With many in the media now recognizing -- without celebrating -- the anniversary of the disastrous invasion and occupation that began four years ago today, I thought I would look back at my small contribution to the discussion. Although I did not predict the sheer magnitude of the continuing tragedy that has been visited on us by Cheney, Rumsfeld, Bush and company (in that order), I am not at all gratified to say that the millions of us who resisted the Stupid War were right.
One of the amazing things this far down the line is that the MSM and, certainly, the wing-nuts still give face time to pigs like Richard Pearle, who was on Meet the Press this weekend, pressing the case for more blood and death. People like him will always live in their ivory towers, counting their war profits and will never apologize for anything. People who were wrong about (at least) going along with the war, like most of the MSM and too many Democrats should apologize (yes, that means you, Hillary) and use everything in their growing power to extract us from this mess.
But some of us have nothing to apologize for.
From “Mike Plaisted’s Anti-War Blog” -- March 20, 2003:
Despite the attempts of religion and the military to claim that there is life after death -- be it in military "glory" or heaven -- there really isn't. Dead is dead. One of the most influential books I read growing up was "Johnny Got His Gun" by Dalton Trumbo. It should be required reading for anyone like Bush and Cheney and the rest of them, Vietnam war wimps who are now sending our sons and daughters into harm's way in the desert and cities of Iraq. The moral of the story -- mostly narrated by a torso, all that was left of the soldier in the story -- is that our brave soldiers do not die in the trenches thinking about the country they are fighting on behalf of or the proud leaders who sent them there. They die screaming for their mothers, father, husbands, wives, children, lovers, friends.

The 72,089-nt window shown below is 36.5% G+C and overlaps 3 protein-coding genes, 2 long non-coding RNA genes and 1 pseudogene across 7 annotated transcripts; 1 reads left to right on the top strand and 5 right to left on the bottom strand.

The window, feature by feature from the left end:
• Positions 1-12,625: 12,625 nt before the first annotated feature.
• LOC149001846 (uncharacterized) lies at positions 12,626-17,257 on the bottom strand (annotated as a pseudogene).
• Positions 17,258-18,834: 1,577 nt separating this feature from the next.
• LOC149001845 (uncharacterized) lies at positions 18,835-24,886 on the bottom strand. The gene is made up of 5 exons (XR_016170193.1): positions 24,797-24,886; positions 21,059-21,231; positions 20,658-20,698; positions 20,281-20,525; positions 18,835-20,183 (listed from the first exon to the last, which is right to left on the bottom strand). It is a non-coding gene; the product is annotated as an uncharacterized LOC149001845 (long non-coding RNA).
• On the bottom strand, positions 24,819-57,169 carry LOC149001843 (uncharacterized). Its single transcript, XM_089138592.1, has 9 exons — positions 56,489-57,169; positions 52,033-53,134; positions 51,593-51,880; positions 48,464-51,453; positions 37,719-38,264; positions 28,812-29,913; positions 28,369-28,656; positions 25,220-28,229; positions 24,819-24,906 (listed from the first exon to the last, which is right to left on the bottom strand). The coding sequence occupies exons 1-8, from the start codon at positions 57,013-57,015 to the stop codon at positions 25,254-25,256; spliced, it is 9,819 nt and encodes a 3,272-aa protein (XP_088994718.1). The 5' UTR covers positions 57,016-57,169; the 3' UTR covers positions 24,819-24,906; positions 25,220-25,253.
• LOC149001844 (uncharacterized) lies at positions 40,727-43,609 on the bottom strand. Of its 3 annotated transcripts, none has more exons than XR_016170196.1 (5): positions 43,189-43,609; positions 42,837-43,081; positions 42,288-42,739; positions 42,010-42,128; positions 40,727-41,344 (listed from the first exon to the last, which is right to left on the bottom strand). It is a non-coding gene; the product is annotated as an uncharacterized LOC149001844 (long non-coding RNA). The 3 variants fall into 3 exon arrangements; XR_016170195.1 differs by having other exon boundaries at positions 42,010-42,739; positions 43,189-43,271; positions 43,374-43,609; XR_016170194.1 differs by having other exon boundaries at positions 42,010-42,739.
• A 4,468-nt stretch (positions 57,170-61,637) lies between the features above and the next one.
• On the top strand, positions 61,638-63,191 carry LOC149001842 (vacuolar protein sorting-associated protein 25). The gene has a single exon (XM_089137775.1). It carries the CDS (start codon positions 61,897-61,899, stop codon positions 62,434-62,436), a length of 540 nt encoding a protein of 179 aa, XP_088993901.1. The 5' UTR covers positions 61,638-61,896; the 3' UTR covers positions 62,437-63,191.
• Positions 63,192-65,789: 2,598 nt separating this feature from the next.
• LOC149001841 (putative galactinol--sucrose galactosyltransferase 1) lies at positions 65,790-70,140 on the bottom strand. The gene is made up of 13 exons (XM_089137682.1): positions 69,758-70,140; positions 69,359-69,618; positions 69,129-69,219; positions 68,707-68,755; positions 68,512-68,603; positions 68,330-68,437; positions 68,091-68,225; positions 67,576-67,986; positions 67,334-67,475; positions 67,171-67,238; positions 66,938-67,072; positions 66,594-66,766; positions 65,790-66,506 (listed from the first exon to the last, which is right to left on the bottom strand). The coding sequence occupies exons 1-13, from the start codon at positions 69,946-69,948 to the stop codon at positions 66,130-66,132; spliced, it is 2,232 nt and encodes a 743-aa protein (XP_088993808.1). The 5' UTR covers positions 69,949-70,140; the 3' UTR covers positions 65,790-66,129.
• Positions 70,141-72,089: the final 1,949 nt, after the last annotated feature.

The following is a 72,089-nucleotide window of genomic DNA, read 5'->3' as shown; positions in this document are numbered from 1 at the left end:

I thought about this morning, watching a typical military puff piece on the Today show about a husband and wife who were now in Kuwait while their five kids (five!) stayed back in the states. The couple seemed to be typical working-class kids of the type that are attracted to voluntary military service -- for what they perceive as a good job with lots of benefits that they need. The upshot is that they were trying to get out of the military sooner by taking these assignments together. But what if they are both killed? Those kids would then be orphaned for what? For Bush and his obscure family vengeance? Cheney/Rumsfeld, et.al. and their vision of world domination? Haliburton? "Sorry kids, but your parents died so that we can get more geopolitical leverage for our grander designs." Wha?
The best explanation of this previously incomprehensible drive for alliance-destroying war is the Crazy America theory. We are going into Iraq and kicking ass for the same reason we dropped atomic bombs in Japan as World War II was winding down. For the same reason Nixon and Kissinger considered dropping the bomb on Hanoi. We get more leverage in the world if the world thinks we are nuts. The atomic bombs dropped innocent civilians in Hiroshima and Nagasaki had little to do with Japan -- it was a signal to the USSR, the first shot in the Cold War, that we had the bomb and were crazy enough to use it. By driving into Iraq, the Bushies are telling the world that they don't care about world opinion or silly diplomatic niceties. We're big, now we're bad. Get used to it.